By CARL SMITH
Funding from two grants will add additional Oktibbeha County Sheriff’s Office seat belt and DUI enforcement patrols this year.
OCSO Chief Deputy Chadd Garnett said a recently acquired seat belt enforcement grant and a DUI enforcement grant will add over $35,000 to the department coffers. Of that total, $25,000 will be specifically used to pay deputies overtime and increase the total number of law enforcement patrols in the county.
Although OCSO had already applied for the grants at the time of the incident, Garnett said the need for additional seat belt and DUI enforcement became more apparent after last week’s single-vehicle accident which killed 19-year-old Treasure Huffman. Oktibbeha County Coroner Michael Hunt said Huffman was not wearing her seat belt at the time of the wreck.
County investigators confirmed last week alcohol and excessive speed were factors in the wreck.
On a typical 12-hour shift, Garnett said his department averages four deputies on patrol, a number which includes a shift supervisor. Garnet said OCSO can tap into the grant money and add additional manpower as needed to extend those extra patrols through the year.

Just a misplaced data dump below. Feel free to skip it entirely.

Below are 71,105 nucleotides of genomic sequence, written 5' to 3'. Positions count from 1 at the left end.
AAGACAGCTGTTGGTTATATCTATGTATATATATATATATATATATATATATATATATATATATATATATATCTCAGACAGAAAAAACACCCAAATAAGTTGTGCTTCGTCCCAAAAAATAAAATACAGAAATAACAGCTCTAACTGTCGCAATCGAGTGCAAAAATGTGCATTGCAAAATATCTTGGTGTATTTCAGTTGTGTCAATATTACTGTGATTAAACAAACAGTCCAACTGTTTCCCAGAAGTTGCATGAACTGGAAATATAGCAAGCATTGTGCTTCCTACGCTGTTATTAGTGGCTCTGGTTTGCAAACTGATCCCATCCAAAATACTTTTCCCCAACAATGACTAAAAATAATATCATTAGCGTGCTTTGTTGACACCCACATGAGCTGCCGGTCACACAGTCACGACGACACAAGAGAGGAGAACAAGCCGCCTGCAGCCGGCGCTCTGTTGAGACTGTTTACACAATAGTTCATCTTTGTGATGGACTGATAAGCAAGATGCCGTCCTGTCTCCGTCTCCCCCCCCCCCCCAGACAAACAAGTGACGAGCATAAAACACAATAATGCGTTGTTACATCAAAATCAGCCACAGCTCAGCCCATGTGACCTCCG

With the seat belt grant, also referred to as an Occupant Protection Grant, OCSO was awarded $12,182. Garnett said $10,000 of that grant will be used to pay overtime, while the rest is fringe benefits. The DUI enforcement grant awarded the department $23,273. $15,000 of that grant will be used to pay overtime, while $5,000 will be used to purchase 10 portable breath testers and $3,273 will go toward fringe benefits.
Garnett said the department was approved for the seat belt grant and has a verbal OK for the DUI enforcement grant.
The department’s grant acquisitions comes in time for the national “Click It or Ticket” campaign, which is scheduled from May 21 to June 3. The campaign’s website states the two-week enforcement program netted more than 3 million seat belt citations in the past five years.
“During the national campaign, we’ll have more people out on the roads working seat belt detail. We’ll even put advertisements up reminding drivers to buckle up,” Garnett said. “Visibility and knowing we’ll be out there enforcing are two big things for us. Knowing we’re looking for seat belt violators is a big deterrent.”